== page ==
As well, it was already understood that humans are the main drivers of climate change, though there are natural forces at work. However, the natural forces cannot account for the rapid change we are observing.

Normal can’t come back. We’ve locked in a huge amount of change that is still going to come our way.– Dianne Saxe, former environmental commissioner of Ontario

While people may want a return to normal, Saxe said, that’s not going to happen.

“Normal can’t come back,” she said. “We’ve locked in a huge amount of change that is still going to come our way.” SOURCE


Nicole Mortillaro, Senior Reporter, Science
Nicole has an avid interest in all things science. As an amateur astronomer, Nicole can be found looking up at the night sky appreciating the marvels of our universe. She is the editor of the Journal of the Royal Astronomical Society of Canada and the author of several books.

Pandemic and politics: centring the grassroots May 5 @ 7:30 p.m. EST

“We need fearless pundits like Karl who don’t soft-peddle. In this not-so-brave new corporate media world, we need activist political reporting and alternative voices on the Hill.” ~Antonia Zerbisias, journalist & writer

rabble.ca’s politics webinars share stories and insights of interest to progressive communities. And we’d like to invite you to join our next one.

On May 5 at 7:30 p.m. EST, our next discussion will continue to take on the COVID-19 crisis, highlighting the issues in the food chain and food security as well as how the pandemic affects racialized and Indigenous communities in a disproportionate way. We also received so many of your insightful questions and perspectives during our last event, and we will do our best to address some of these in this coming webinar.


Eating in the time of COVID: ditch the canned ravioli for fresh, local food

The Ontario Greenbelt is the source for a significant amount of our fresh fruit and vegetables.

Eating nutritious food can be a challenge at the best of times.

Now, between lineups outside stores, items missing from our pickup orders and advice that we only shop for groceries every other week to improve social distancing, it’s tempting to chuck it all and live on canned ravioli and instant noodles. Especially if you’re an essential worker and/or struggling with home-schooling responsibilities on top of it all.

Still, it’s impossible not to rethink our relationship with food right now, given that “convenience food” is a concept that belongs to the before times. So, for those of us who have the luxury of a little extra time and the physical space to cook, maybe now we should consider changing our long-term relationship to food — both in terms of what we do with it and how we get it.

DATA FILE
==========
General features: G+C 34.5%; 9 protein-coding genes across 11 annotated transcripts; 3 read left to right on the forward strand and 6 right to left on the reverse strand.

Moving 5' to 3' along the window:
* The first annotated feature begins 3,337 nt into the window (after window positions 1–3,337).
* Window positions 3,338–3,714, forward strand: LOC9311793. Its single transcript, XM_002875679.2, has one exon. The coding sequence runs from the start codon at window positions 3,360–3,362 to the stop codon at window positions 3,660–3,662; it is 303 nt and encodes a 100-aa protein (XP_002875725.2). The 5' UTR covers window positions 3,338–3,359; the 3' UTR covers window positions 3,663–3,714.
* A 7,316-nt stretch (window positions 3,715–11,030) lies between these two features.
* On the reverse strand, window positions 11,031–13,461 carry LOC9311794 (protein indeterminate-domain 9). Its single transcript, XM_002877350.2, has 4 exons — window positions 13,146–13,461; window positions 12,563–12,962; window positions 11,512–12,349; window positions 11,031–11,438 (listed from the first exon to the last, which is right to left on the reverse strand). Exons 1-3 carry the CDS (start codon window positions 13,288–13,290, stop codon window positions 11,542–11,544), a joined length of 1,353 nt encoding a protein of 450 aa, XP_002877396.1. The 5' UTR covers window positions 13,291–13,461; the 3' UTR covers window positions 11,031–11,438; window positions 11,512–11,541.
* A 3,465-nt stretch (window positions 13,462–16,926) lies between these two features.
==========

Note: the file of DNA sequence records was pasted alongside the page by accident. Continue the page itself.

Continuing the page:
“When we started hearing about panic shopping, I immediately started wondering whether people were buying bags of dried beans and lentils, or if they were buying packaged things that could be reheated,” says Joshna Maharaj, chef, activist and author of the forthcoming book “Take Back the Tray: Revolutionizing Food in Hospitals, Schools and Other Institutions.”

“I think the flurry of Instagram cooking posts that we’ve seen since the beginning of this says that it’s probably both.”

Maharaj has been trying to get more fresh, local and nutritious food on people’s plates for most of her career. An important piece of her puzzle has been trying to get people to connect with Ontario’s Greenbelt, where a significant portion of the province’s food comes from. Those who have established relationships, she says, are weathering the storm better.

“The big national grocery stores are the ones with the barren shelves, but Fiesta Farms did not have that same problem,” she points out, referring to the independent grocery store on Christie Street just north of Bloor. “The smaller, family-run businesses did not have as disastrous shortages or lineups that we saw everywhere, which shows how our grassroots, farm-related local infrastructure was able to come up with a solution to meet our needs.”

Maharaj thinks Fiesta Farms is a great model for us to look to in the future since it’s always had close ties to both the community it serves and Ontario producers. Not all neighbourhoods have a grocery store quite as central to its neighbourhood as Fiesta, but most areas in Toronto are served by independent alternatives.

Lineups are also reportedly limited most times of the week at both Chinatown shops and the St. Lawrence Market, so thinking outside the big box stores is a good first step in the journey to accessing more fresh food.

Shoppers at St. Lawrence Market, which has been marked off with caution tape to discourage patrons from sitting.

Smaller boxes, on the other hand, such as ones full of organic local produce delivered to your door, are a great idea. Healthy eating isn’t complicated, in fact. We need to cut out ultra-processed foods, reduce sugar and refined carbs, up our fibre and eat more leafy greens. Luckily for us, the Greenbelt grows over a third of Ontario’s spinach, Chinese cabbage and nearly half of our cauliflower, making it easy to eat better.